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Water Resource Capture: Turning Water Into Biomass

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As world water demand increases and supplies decrease, how can we turn more of the water we use for agriculture into biomass? In this webinar, Dr. Campbell dives deep into the measurement and implications of making the most of every drop of water.

Crops turn sunlight, water, carbon dioxide, and nutrients into food

The availability of those resources puts limitations on the amount of food a crop can produce. A previous webinar considered the limitations of sunlight. In this 30-minute webinar, world-renowned environmental biophysicist, Dr. Gaylon S. Campbell, discusses how to measure the amount of water a crop will need and how to use that value to predict the amount of biomass it will produce.

 

Achieve maximum biomass from every drop

Join Dr. Campbell as he discusses the measurements and calculations needed to know how much biomass a given environment can produce. Dr. Campbell will discuss:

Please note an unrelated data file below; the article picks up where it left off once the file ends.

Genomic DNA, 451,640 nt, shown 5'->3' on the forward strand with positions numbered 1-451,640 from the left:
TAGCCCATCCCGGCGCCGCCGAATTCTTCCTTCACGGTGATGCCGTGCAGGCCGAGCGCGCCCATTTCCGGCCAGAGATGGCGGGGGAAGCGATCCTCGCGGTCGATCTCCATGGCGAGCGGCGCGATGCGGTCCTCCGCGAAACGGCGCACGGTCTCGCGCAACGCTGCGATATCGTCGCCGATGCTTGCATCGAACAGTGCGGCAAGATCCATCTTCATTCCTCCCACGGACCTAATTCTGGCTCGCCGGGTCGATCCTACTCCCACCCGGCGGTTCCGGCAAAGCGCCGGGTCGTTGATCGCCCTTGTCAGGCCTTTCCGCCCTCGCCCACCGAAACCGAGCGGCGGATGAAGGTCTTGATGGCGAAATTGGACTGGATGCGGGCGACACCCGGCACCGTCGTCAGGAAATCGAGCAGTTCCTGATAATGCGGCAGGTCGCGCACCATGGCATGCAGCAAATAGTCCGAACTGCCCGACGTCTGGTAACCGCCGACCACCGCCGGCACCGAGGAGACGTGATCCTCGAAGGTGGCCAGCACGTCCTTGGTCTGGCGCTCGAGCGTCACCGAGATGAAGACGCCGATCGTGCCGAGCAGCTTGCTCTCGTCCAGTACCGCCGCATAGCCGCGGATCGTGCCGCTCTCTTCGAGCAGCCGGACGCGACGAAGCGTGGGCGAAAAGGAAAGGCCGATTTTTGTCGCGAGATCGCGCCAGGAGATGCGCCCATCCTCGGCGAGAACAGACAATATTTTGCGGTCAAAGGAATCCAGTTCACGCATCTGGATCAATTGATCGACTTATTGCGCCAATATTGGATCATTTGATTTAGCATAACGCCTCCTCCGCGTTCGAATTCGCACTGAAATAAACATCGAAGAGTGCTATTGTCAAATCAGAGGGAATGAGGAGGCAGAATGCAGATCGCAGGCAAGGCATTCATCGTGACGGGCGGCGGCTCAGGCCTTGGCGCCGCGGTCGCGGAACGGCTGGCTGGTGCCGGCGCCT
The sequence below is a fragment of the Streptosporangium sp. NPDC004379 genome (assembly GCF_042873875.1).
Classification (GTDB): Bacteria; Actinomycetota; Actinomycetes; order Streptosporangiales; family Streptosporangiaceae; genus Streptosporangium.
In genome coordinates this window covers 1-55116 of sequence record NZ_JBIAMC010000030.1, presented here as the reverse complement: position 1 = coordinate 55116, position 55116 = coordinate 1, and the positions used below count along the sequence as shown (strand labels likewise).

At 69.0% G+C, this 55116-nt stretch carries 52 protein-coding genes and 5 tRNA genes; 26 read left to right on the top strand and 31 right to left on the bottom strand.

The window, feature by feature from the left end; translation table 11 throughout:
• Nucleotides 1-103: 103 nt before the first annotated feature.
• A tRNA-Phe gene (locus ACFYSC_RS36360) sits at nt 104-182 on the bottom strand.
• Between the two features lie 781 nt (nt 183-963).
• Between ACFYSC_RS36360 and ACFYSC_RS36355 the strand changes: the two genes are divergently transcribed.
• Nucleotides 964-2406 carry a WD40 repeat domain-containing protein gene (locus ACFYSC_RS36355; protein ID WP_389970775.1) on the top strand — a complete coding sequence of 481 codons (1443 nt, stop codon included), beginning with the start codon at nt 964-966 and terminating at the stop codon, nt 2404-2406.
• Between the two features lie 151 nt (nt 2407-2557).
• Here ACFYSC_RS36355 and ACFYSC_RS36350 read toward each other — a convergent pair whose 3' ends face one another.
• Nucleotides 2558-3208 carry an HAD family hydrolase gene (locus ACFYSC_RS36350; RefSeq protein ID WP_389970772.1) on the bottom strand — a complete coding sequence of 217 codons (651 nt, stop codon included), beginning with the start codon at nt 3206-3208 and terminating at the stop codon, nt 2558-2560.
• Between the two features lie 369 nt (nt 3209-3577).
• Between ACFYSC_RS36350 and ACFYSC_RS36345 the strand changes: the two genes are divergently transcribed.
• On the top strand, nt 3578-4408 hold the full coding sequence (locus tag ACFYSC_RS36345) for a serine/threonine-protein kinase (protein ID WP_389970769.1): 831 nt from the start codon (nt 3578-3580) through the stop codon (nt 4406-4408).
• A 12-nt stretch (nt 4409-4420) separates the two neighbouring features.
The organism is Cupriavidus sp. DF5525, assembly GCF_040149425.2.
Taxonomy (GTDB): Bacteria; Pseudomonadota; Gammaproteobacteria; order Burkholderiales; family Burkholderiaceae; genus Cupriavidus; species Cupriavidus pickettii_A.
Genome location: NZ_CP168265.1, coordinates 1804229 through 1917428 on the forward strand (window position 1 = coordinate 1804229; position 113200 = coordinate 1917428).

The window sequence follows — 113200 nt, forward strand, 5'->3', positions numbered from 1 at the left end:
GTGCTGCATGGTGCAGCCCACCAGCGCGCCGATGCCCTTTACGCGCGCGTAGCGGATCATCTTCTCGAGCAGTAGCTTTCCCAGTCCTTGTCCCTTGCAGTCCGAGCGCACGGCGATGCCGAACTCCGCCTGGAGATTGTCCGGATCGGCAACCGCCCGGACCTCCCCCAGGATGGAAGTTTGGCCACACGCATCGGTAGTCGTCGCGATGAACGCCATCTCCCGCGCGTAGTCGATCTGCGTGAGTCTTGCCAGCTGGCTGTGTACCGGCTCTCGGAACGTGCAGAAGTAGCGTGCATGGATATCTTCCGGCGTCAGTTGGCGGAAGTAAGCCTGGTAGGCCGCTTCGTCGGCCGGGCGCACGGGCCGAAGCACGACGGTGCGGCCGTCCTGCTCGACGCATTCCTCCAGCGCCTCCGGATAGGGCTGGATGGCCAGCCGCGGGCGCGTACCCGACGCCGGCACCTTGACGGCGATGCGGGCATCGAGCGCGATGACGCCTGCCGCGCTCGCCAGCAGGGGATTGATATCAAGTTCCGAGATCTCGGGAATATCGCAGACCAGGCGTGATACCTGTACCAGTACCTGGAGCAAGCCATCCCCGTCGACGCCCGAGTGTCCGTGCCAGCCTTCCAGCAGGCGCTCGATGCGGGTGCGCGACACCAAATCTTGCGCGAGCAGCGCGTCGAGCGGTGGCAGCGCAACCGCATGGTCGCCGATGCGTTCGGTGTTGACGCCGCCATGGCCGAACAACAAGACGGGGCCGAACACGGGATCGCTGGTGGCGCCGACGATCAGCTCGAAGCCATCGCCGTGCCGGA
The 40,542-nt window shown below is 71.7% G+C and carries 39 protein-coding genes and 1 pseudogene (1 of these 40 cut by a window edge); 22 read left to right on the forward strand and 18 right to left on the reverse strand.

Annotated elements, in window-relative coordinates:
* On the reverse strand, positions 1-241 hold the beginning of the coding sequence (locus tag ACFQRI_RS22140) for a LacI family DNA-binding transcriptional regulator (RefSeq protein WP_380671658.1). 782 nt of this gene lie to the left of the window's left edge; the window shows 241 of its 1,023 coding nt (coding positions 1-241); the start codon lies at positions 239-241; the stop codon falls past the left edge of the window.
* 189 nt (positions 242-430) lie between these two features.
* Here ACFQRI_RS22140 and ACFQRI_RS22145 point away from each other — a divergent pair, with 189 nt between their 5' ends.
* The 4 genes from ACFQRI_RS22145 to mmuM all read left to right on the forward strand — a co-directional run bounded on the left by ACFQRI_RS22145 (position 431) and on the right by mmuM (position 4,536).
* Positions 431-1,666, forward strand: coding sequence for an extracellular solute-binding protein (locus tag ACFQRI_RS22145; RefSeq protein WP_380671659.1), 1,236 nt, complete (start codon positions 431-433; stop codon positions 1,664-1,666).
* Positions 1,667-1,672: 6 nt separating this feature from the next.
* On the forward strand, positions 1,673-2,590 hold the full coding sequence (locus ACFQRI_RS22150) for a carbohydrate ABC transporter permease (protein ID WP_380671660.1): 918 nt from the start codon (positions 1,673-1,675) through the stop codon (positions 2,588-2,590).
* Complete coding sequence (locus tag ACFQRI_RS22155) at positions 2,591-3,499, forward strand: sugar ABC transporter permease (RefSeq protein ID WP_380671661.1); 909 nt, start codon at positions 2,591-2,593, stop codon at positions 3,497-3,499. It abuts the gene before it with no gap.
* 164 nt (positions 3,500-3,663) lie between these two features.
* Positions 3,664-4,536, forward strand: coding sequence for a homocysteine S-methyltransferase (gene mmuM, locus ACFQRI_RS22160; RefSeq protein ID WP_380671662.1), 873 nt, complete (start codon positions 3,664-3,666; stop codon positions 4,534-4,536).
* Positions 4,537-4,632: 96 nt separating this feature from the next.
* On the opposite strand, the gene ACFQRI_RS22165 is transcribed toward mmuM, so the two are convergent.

• How resource capture models work
  • How biomass production and water use are linked
  • Examples of effective uses of water resource capture models
  • Instrumentation needed to determine water and radiation limitations on yield
  • How to use soil and atmospheric measurements to quantify crop water capture
  • Water budgets and how they are used to get transpiration and biomass production

Register for the webinar

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Date: Jan. 31st

Time: 9:00am PST

Presenter

Dr. Gaylon S. Campbell has been a research scientist and engineer at METER for 19 years following nearly 30 years on faculty at Washington State University. Dr. Campbell’s first experience with environmental measurement came in the lab of Sterling Taylor at Utah State University making water potential measurements to understand plant water status. Dr. Campbell is one of the world’s foremost authorities on physical measurements in the soil-plant-atmosphere continuum. His book written with Dr. John Norman on Environmental Biophysics provides a critical foundation for anyone interested in understanding the physics of the natural world. Dr. Campbell has written three books, over 100 refereed journal articles and book chapters, and has several patents.

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Questions?

Our scientists have decades of experience helping researchers and growers measure the soil-plant-atmosphere continuum.